o providing an Authentication Service to authenticate the identity o providing an Authentication Service to authenticate the identity
of connected users based on the SIP Service Provider domains (for of connected users based on the SIP Service Provider domains (for
both the SIP requests and the responses). both the SIP requests and the responses).
The fundamental mechanisms for securing SIP between proxy servers The fundamental mechanisms for securing SIP between proxy servers
intra- and inter-domain are applicable to session peering; refer to intra- and inter-domain are applicable to session peering; refer to
Section 26.2 of [RFC3261] for transport-layer security of SIP Section 26.2 of [RFC3261] for transport-layer security of SIP
messages using TLS, [I-D.ietf-sip-connect-reuse] for establishing TLS messages using TLS, [RFC5923] for establishing TLS connections
connections between proxies, [RFC4474] for the protocol mechanisms to between proxies, [RFC4474] for the protocol mechanisms to verify the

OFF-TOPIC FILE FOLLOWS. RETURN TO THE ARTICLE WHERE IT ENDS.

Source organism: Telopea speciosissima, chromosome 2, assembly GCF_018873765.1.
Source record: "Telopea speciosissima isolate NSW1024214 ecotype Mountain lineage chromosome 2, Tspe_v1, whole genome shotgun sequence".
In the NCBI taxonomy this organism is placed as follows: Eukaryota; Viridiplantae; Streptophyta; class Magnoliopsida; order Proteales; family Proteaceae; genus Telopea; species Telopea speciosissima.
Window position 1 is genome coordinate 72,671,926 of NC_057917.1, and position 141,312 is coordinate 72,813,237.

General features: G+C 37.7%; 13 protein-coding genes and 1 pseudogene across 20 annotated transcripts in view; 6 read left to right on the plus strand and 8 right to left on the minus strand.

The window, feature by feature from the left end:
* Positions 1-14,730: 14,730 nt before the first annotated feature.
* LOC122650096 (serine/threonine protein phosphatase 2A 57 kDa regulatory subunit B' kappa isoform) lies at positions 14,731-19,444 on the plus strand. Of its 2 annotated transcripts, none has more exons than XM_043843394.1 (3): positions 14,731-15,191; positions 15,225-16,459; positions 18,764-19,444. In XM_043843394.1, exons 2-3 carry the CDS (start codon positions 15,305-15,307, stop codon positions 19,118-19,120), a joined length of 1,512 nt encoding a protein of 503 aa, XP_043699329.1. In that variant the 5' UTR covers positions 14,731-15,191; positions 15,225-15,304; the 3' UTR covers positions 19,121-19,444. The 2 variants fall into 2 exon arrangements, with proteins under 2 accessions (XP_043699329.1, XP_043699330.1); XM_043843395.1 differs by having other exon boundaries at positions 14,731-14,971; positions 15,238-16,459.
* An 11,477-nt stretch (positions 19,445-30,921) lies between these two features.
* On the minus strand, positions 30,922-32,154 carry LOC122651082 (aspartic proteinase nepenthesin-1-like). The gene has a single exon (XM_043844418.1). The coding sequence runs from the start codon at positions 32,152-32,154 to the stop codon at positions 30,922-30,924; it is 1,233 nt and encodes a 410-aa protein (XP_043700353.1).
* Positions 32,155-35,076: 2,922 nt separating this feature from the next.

verify the identity of the senders of SIP requests in an inter-domain identity of the senders of SIP requests in an inter-domain context,
context, and [RFC4916] for verifying the identity of the sender of and [RFC4916] for verifying the identity of the sender of SIP
SIP responses). responses).
5.3. End-to-End Media Security 5.3. End-to-End Media Security
Media security is critical to guarantee end-to-end confidentiality of Media security is critical to guarantee end-to-end confidentiality of
the communication between the end-users' devices, independently of the communication between the end-users' devices, independently of
how many direct or indirect peers are present along the signaling how many direct or indirect peers are present along the signaling
path. A number of desirable security properties emerge from this path. A number of desirable security properties emerge from this
goal. goal.